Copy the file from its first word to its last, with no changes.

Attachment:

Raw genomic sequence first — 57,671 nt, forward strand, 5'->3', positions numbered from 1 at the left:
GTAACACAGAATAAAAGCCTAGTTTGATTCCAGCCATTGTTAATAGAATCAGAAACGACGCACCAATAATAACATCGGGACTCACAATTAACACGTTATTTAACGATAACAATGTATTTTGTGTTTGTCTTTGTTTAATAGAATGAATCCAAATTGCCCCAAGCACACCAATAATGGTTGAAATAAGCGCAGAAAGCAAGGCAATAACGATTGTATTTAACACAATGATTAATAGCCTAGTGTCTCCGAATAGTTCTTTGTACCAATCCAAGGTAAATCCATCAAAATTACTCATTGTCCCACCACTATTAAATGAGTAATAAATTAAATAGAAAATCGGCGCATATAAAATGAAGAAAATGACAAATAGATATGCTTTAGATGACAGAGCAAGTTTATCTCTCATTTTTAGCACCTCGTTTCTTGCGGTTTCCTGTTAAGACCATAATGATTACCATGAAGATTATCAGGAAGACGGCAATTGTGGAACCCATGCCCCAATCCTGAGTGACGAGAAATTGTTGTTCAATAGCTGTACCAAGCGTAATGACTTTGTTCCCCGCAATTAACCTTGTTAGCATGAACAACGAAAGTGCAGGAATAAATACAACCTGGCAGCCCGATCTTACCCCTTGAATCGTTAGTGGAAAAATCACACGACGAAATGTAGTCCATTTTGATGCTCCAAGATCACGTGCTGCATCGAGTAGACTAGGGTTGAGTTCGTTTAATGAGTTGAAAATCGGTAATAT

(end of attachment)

Raw genomic sequence first — 57,671 nt, forward strand, 5'->3', positions numbered from 1 at the left:
GTAACACAGAATAAAAGCCTAGTTTGATTCCAGCCATTGTTAATAGAATCAGAAACGACGCACCAATAATAACATCGGGACTCACAATTAACACGTTATTTAACGATAACAATGTATTTTGTGTTTGTCTTTGTTTAATAGAATGAATCCAAATTGCCCCAAGCACACCAATAATGGTTGAAATAAGCGCAGAAAGCAAGGCAATAACGATTGTATTTAACACAATGATTAATAGCCTAGTGTCTCCGAATAGTTCTTTGTACCAATCCAAGGTAAATCCATCAAAATTACTCATTGTCCCACCACTATTAAATGAGTAATAAATTAAATAGAAAATCGGCGCATATAAAATGAAGAAAATGACAAATAGATATGCTTTAGATGACAGAGCAAGTTTATCTCTCATTTTTAGCACCTCGTTTCTTGCGGTTTCCTGTTAAGACCATAATGATTACCATGAAGATTATCAGGAAGACGGCAATTGTGGAACCCATGCCCCAATCCTGAGTGACGAGAAATTGTTGTTCAATAGCTGTACCAAGCGTAATGACTTTGTTCCCCGCAATTAACCTTGTTAGCATGAACAACGAAAGTGCAGGAATAAATACAACCTGGCAGCCCGATCTTACCCCTTGAATCGTTAGTGGAAAAATCACACGACGAAATGTAGTCCATTTTGATGCTCCAAGATCACGTGCTGCATCGAGTAGACTAGGGTTGAGTTCGTTTAATGAGTTGAAAATCGGTAATAT